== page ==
De Beers diamonds

Leadership in the diamond business

Humans have been captivated by diamonds for thousands of years. The ancient Greeks referred to them as "tears of the Gods", while the Romans called them "splinters of falling stars".

by Knowledge@Wharton
Last Updated: 23 Jul 2013

Modern estimations of diamonds ("Diamonds are forever", "Diamonds are a girl's best friend") may be less fanciful, but power of the gems to captivate remains as strong as ever. The diamond industry, however, has seen far less consistency. During a recent Wharton Leadership Lecture, Gareth Penny, managing director of De Beers, the world's leading diamond mining and marketing company, discussed the radical changes that the company has had to make to its business model over the last eight years.

In its drive to become the world's biggest diamond company, De Beers had spent decades developing a strategy based on controlling not only large diamond mines, but also the central supply of diamonds. Through its single channel marketing exchange, De Beers held all the rough diamonds available on the open market as a way of regulating supply and demand. As a result of this strategy, De Beers eventually built up a stockpile of diamonds worth $5 billion, but stopped making money. Anti-trust laws banned the company from operating in the US, and between 1989 and 1999, it failed to make a profit.

After conducting a strategic review, De Beers decided to abandon its supply-side management model in a bid to increase global demand for diamonds. According to Penny, this process, which involved abolishing third-party contracts and closing 14 business offices, "reshaped not only the world's largest diamond company but an entire industry". The company settled its anti-trust and civil class actions in the US, regaining its freedom to operate in New York, Los Angeles and Las Vegas, and reported net earnings of $730 million in 2006.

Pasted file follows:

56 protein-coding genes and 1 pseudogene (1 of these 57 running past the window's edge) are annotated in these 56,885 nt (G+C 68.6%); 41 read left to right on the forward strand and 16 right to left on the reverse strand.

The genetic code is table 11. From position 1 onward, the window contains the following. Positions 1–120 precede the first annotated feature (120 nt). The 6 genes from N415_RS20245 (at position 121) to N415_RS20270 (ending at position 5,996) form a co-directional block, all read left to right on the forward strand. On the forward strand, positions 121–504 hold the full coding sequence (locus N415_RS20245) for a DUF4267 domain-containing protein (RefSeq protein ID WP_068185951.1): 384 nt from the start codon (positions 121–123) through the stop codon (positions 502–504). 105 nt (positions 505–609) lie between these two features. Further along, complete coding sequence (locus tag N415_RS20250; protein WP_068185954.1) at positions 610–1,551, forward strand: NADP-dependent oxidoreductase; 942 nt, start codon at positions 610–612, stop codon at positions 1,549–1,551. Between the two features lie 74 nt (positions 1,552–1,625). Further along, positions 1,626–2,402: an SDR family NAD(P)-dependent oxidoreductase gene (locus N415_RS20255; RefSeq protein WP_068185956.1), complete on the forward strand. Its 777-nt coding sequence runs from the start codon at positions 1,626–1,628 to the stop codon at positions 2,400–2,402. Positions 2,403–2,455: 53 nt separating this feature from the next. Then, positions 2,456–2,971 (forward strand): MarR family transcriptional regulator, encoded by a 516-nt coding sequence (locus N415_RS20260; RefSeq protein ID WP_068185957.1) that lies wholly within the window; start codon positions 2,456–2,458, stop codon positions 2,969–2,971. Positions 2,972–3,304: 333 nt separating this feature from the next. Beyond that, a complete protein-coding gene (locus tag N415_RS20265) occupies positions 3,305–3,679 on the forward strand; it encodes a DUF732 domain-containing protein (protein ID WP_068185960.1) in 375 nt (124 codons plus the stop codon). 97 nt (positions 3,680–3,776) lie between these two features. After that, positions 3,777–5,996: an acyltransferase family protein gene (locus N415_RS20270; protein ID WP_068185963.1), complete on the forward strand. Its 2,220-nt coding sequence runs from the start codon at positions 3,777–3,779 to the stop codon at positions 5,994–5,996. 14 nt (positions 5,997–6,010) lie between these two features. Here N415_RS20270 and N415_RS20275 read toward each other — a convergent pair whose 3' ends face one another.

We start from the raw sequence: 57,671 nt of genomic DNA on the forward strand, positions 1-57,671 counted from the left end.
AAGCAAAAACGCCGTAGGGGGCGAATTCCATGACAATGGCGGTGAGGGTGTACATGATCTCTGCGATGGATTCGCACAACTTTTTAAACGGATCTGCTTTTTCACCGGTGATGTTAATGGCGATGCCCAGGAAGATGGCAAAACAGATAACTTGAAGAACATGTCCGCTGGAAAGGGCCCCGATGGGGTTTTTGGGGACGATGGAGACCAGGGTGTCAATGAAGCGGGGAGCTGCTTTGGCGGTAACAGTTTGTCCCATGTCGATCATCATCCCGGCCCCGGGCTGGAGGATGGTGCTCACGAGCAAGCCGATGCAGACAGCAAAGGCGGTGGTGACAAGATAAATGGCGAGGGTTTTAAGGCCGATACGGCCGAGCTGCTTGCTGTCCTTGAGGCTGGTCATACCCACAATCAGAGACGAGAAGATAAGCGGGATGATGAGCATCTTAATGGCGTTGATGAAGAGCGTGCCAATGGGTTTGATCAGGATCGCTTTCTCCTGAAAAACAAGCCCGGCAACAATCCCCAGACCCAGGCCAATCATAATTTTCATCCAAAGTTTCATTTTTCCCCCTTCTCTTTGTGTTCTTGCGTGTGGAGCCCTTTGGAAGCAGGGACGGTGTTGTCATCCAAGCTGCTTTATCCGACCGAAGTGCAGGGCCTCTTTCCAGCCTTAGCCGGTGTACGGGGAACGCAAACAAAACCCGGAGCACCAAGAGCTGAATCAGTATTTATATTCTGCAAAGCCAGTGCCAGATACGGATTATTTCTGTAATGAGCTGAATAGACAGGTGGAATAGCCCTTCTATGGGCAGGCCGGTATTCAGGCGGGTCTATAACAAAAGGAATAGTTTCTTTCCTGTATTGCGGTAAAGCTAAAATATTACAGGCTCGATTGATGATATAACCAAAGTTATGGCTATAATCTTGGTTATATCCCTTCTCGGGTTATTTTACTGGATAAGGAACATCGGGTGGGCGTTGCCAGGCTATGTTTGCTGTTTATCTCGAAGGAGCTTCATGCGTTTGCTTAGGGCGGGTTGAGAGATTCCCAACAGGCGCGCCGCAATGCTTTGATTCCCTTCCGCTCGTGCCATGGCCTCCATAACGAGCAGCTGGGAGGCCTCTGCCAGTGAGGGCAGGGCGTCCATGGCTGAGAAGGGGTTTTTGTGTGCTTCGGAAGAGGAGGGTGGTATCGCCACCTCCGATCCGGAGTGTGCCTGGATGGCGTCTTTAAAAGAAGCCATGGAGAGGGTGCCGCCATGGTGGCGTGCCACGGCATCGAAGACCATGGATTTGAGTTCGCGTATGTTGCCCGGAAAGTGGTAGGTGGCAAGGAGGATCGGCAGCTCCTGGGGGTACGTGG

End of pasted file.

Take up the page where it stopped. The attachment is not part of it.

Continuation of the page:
"We are now operating as any other business," Penny said in his speech at Wharton. "We now have two months' worth of stock, total. So from the time we mine something in the ground to [the time we] sell it to our clients, we have a couple of months in our pipeline, which we're very proud of."

In 2001 De Beer's shareholders took the company private in a transaction worth $19.2 billion. Today, it operates in 25 countries, employs 22,000 people and produces 40% of the world's rough diamonds.

Penny told the audience that when it comes to leadership, there's no substitute for "going right out to the coal face of the business, to where it really happens. Don't be afraid to run a factory, to learn what it takes to manage employees every day."

He added: "The things I find myself doing now are spending a day with the guys on the ship and spending a night with the geologists in the field. You will one day be involved in managing and motivating people, and it's the single most important thing you can do."

Penny recounted how he was recently asked to participate in a discussion on leadership in which the question arose of what the great leaders like Bill Gates and Jack Welch have in common. The answer, Penny suggested, was that they were all themselves. "What is your competitive advantage?" Penny said. "What makes each of you different from the person sitting next to you? What is in your DNA that makes you successful? Be yourself - more positively and with skills. That is the one subset that unites great business leaders."

Source: Knowledge@Wharton
Review: Nick Loney

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